You should have seen Saint Patrick Cathedral in New York, all decked out and blazing with light. The brightness was due in part to the recent renovation, which scrubbed clean the interior, and replaced every fixture with new, efficient and effective lighting. The decking included rows of wreaths and bows in festive colors. The trouble was, it was still Advent! A few days before Gaudete Sunday, I had gone there to see an exhibit and visit Fr. Nick. (He says Hello, and he’ll be here soon to visit.)
Back here in Four Corners, it was still Advent plain and violet, penitential and preparatory, up through the end of the 8:15 Mass on the morning of 24 December. Then an amazing thing happened: people showed up; flowers emerged from the basement; banners and bows and wreaths and statues and candles and cloths were brought forth, and quickly began the business of bedecking our fair church, like bride preparing to meet her bridegroom.
Elaine Vining, Kelly Weisgerber, Margaret McDermott, and Melissa Franklin led a squadron of helpers that included spouses and sons and daughters and volunteers from Religious Ed. Norma and Anthony Dao directed and detailed all the things little and big that need to be in place for a proper celebration. Then, like Creation itself but in far less than seven days, it was done. And we all saw that it was Very Good.
Of course, to make that possible, many of you had donated toward those flowers that were artfully arrayed in our sanctuary. The names are listed in our Christmas bulletin; our thanks to the donors, and our prayers for the intentions they listed.
The week before, our Holy Name guys had come out on a wretched December afternoon to erect the stable for our outdoor crèche. It remained dark and empty until we celebrated the arrival of its Divine Occupant, and now He and His Holy Family attract attention and adoration from parishioners and passersby on the busy boulevard.
Please allow me to direct your attention to the work that was hidden in the weeks of Advent but whose fruits erupted into glory in the day of the Nativity. The music was amazing whatever Mass you attended, but you may not have had the opportunity I did to realize it was different at every Mass. The Youth Choir and the brass at the first Vigil, then our choir with a tiny orchestra at the later Vigil, for the sublime Messe de Minuit by Charpentier, and some Mendelsohn added for oomph. The men’s Schola chanted the whole Night Office and Midnight Mass, with polyphony by William Byrd. Then the choir came back Christmas Morning, with yet still different music. Each Mass of Christmas – Vigil, Midnight, Dawn, and Day -- has different proper prayers, antiphons, and readings, and they were sung all throughout, and beautifully. John Henderson, our Music Director, and all our singers and instrumentalists gave God and us a great gift that I can assure you was unmatched at any local parish.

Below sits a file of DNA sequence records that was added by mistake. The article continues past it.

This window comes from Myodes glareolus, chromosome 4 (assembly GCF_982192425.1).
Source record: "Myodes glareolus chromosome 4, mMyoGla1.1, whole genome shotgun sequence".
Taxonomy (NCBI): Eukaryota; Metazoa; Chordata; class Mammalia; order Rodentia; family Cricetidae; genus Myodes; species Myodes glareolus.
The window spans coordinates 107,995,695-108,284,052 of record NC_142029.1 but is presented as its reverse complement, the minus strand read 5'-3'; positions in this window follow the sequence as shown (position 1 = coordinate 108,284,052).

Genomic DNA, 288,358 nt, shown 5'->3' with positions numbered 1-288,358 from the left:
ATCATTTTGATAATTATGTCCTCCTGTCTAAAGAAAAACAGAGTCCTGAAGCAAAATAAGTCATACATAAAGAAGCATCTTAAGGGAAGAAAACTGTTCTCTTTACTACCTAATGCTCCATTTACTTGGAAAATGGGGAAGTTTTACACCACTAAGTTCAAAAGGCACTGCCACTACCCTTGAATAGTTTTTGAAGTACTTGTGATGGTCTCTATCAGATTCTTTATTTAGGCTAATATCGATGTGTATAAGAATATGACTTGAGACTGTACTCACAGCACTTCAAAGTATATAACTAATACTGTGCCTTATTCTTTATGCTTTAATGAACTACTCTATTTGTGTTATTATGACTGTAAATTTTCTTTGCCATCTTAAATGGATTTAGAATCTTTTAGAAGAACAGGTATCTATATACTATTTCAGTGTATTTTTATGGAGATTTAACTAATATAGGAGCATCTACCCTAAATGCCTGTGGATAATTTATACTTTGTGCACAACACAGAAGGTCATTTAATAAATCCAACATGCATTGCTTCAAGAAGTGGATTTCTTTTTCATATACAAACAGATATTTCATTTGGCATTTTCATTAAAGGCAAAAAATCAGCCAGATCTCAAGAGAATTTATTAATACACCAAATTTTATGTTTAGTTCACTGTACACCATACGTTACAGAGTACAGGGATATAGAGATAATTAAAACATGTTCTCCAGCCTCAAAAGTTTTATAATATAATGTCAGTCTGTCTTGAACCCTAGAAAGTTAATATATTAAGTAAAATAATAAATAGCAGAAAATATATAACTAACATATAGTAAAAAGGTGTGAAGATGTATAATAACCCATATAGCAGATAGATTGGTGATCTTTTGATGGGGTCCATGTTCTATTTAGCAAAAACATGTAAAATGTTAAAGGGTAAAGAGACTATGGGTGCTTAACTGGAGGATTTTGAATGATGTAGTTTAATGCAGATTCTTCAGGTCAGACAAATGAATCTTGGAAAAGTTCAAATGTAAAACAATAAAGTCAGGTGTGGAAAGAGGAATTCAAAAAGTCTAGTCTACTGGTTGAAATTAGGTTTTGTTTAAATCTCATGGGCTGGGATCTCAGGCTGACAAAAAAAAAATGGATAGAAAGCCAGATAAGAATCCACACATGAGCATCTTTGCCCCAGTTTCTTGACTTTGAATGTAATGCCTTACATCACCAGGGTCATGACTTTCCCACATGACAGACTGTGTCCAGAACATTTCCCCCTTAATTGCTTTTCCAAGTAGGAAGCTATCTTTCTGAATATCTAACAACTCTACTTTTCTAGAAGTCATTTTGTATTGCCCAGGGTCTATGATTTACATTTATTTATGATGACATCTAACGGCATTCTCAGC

My altar servers and lectors were relentlessly awesome. Let me point out to you that many of them, and many of their families, adjusted their schedules for Christmas celebrating in order to make sure all of our Masses had a full level of liturgical solemnity and skill. That is huge. So did our ushers, who don’t attract a lot of glory, but they help us all give it to God.
Speaking of giving, our parish team of Expert Counters came in afterward to make sure that every gift and offering was counted and credited to the giver, with a level of detail and accuracy of which your sacred sacrifice is worthy.
Many hands make light work, the saying goes, but let’s change that a bit to say that hereabouts, many hands do the work of bringing the light. It is particularly noticeable and appreciated that the transformation occurs here suddenly, as did our Savior. I ask you to join me in thanking all the hands who lifted up this work of praise to God, and benefitted our prayer and worship. God bless them, and God bless you with the inner transformation all this outward excitement promises. May He grant you intimacy and joy with His beloved Son in this new Year of Grace!Monsignor Smith